Another one who you could say is forgotten would be Irene Dunne but she is one of the greats as all people who love old movies would agree on.

by Anonymousreply 18May 8, 2022 12:38 AM

Garson was nominated for the Best Actress Oscar a total of seven times, winning on her third nomination for Mrs. Miniver. The following year she was nominated for Madame Curie, a role that Joan Crawford very desperately wanted but was denied. (But Joanie would go on to win her Oscar the very next year for Mildred Pierce.)

by Anonymousreply 19May 8, 2022 3:31 AM

I used to get her mixed up with Deborah Kerr who sort of played similar roles. Now they're both forgotten.

by Anonymousreply 20May 8, 2022 5:00 AM

Garson, Brando, and Kerr in "Julius Caesar" (1953).

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by Anonymousreply 21May 8, 2022 5:29 AM

I was briefly acquainted (through a neighbor) with a Dallas dress designer back in the late 80's - early 90's. My neighbor told me that Greer Garson was one the designer's clients and hung out with GG at her home. She was very old at the time and had somewhat of a suspicious personality, on high alert , even amongst the dress designer whom she enjoyed visiting with.

by Anonymousreply 22May 8, 2022 5:30 AM

Davis, Hepburn, Crawford, and Stanwyck all had distinct personas, voices, and/or mannerisms. Anyone can do at least a bad impression of any of them and you'd recognize it. Greer Garson was a great actress like the others, but lacked the individuality of the others.

by Anonymousreply 23May 8, 2022 6:57 AM

Forgotten!? The bros and me are always gassing about her at the gym!

by Anonymousreply 24May 8, 2022 7:11 AM

I'm admiring Brando's sexy legs at R21. The women are covered up and Brando is the sexpot.

by Anonymousreply 25May 8, 2022 7:20 AM

[quote] Brando's sexy legs

We'd see his penis if his skirt were two inches shorter.

by Anonymousreply 26May 8, 2022 8:17 AM

We remember Davis, Crawford, and Hepburn as much for their lives and personalities as for their movie roles. Not much stands out in that regard for Garson. She married her Miniver son and the marriage crashed and burned a few years later with accusations of cruelty... but that's nothing compared to the byzantine personal lives of the others.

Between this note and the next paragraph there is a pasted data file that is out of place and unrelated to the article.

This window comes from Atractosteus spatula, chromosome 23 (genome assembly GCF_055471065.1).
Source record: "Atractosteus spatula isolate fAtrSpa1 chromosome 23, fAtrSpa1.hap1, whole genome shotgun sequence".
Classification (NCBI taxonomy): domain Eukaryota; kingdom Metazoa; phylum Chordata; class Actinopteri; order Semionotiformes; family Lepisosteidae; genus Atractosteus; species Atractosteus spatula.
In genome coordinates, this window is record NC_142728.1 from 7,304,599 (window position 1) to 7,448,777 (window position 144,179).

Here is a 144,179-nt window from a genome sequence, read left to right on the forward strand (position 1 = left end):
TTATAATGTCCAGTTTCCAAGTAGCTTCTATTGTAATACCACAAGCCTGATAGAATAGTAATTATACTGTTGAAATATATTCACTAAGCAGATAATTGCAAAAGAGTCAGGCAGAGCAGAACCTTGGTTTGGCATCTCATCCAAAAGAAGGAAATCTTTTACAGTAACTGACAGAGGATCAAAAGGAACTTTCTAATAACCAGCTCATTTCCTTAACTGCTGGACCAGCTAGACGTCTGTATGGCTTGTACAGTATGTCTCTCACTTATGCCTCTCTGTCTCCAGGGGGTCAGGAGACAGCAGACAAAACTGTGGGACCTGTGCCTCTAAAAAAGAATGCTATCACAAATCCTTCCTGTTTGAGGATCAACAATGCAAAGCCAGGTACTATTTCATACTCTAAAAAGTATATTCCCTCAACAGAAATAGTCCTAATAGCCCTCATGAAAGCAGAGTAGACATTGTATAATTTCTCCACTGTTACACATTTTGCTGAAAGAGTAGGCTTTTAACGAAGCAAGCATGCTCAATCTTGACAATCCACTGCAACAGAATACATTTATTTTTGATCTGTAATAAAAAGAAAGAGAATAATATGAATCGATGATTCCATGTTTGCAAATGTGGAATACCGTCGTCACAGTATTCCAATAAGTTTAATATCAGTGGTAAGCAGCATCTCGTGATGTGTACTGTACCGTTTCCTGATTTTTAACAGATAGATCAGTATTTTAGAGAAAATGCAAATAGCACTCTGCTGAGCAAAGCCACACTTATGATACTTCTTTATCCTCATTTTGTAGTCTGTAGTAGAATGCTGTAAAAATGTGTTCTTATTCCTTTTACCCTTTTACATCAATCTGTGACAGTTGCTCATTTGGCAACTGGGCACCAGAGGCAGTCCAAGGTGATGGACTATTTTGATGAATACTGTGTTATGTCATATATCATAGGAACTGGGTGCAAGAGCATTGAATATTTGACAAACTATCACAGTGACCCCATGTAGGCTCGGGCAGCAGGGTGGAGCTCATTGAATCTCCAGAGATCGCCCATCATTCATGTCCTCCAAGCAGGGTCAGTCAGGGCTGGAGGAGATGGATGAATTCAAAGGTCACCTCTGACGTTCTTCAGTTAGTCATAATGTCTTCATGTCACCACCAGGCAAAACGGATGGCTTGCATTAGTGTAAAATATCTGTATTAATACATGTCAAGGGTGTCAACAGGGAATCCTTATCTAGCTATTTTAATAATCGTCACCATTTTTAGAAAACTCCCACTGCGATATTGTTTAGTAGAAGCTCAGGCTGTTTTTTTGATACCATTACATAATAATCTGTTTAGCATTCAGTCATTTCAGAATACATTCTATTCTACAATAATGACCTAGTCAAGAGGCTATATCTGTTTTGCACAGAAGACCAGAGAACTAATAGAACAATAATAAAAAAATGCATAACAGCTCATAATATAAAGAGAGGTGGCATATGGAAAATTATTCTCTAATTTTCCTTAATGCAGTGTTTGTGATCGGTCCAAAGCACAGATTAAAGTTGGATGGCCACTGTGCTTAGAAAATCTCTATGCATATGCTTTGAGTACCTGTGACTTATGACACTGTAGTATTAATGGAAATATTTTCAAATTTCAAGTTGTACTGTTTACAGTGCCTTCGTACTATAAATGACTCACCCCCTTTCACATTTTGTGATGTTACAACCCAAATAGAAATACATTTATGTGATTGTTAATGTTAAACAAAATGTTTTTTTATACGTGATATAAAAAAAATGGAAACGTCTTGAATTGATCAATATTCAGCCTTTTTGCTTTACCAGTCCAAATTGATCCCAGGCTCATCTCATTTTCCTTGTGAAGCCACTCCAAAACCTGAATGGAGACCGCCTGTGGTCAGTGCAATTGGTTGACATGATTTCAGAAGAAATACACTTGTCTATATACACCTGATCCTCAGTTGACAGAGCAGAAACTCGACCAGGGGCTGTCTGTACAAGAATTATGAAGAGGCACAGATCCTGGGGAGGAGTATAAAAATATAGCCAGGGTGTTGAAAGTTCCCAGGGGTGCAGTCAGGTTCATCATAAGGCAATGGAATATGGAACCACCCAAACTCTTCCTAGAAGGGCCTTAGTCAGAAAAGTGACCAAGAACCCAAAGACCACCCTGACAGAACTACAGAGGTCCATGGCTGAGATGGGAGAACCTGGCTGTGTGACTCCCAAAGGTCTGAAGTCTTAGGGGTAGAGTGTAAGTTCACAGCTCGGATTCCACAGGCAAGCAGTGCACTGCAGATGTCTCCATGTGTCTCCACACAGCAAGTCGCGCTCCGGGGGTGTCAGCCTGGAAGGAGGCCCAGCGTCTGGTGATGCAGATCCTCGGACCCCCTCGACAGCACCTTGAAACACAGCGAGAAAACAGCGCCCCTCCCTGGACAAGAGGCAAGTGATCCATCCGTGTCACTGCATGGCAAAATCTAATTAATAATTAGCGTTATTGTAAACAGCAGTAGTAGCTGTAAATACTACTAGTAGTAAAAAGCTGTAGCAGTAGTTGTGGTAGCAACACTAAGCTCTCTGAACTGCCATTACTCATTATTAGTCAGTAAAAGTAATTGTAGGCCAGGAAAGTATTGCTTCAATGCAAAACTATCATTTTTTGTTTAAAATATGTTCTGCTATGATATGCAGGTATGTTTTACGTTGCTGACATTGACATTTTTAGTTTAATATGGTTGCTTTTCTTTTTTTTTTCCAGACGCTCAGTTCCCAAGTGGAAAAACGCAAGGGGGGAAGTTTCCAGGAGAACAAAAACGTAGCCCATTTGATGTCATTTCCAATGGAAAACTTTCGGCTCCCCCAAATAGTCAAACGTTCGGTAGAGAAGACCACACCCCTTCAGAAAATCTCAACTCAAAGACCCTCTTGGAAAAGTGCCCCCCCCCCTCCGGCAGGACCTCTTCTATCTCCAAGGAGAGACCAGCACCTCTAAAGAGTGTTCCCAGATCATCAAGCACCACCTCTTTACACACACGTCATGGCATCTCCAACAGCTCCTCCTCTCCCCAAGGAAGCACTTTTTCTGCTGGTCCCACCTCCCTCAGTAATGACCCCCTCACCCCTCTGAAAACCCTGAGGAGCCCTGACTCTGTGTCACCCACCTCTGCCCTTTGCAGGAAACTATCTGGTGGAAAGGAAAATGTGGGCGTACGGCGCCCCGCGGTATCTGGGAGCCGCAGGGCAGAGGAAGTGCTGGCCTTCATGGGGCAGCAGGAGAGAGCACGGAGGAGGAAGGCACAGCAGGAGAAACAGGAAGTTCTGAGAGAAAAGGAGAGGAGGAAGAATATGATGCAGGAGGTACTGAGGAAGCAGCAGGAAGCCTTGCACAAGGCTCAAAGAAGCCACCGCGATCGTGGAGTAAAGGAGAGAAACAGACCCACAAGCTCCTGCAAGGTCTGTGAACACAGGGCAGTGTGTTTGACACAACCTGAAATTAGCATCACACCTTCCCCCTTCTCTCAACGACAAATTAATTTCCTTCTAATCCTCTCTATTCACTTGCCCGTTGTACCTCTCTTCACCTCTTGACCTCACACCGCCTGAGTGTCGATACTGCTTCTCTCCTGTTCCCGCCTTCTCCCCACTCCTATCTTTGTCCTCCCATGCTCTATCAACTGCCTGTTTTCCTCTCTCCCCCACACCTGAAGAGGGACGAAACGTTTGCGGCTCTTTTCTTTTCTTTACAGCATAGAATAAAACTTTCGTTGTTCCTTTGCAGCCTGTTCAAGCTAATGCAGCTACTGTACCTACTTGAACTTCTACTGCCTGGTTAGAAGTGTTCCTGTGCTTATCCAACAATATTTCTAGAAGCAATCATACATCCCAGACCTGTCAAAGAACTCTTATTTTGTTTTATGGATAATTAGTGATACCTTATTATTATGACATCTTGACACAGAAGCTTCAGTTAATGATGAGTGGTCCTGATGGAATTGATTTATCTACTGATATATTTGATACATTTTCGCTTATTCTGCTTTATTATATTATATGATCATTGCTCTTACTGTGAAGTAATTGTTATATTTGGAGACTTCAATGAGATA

Greer Garson, for the most part, made some movies and otherwise got on with things. Her private life stayed fairly private and she didn't have any particularly "kooky" characteristics that stood out, unlike Hepburn, et al. So all that we really could remember her for are her movies, and she only made a handful that are much regarded today.

Actually, given all this it's remarkable that Greer Garson is remembered at all.

by Anonymousreply 27May 8, 2022 8:21 AM

In my youth (1970-ish) I had an Elmer Fudd type "Daddy" who owned racehorses. He had a private box seat at the Santa Anita Race Track right behind Greer and Buddy. I found the races boring in the extreme. Before we'd hit the track I'd make my Elmer Fudd stop at a magazine rack and purchase thick and expensive European fashion magazines. Armed with these magazines I'd plant my ass in our seats and bury my head in the mags. Before the start of the first race, I would hand Elmer a 5 dollar bill. I never went home with less than $500.00 by the end of the day. Greer and Buddy weren't often there but when they were she was naturally an object of extreme fascination to me. With her flame-red hair and a wide-brimmed hat with a modest veil and gross-grain ribbon to top it off, she was "A STAR." After a few trips to the track, she would nod her head in my direction. We never spoke but I noticed she would smoke one cigarette over the course of the day. Once I was ready with a lighter and she looked at me, then looked at Elmer, raised her eyebrow in an "all-knowing" way, and said. "Thank you."

by Anonymousreply 28May 8, 2022 8:57 AM

That’s a great story, R28, thanks!

by Anonymousreply 29May 8, 2022 9:02 AM

R1 nails it. A not-too-bright gold-plated Hollywood fraud who believed her own publicity.

by Anonymousreply 30May 8, 2022 9:07 AM

I don’t know her

by Anonymousreply 31May 8, 2022 9:33 AM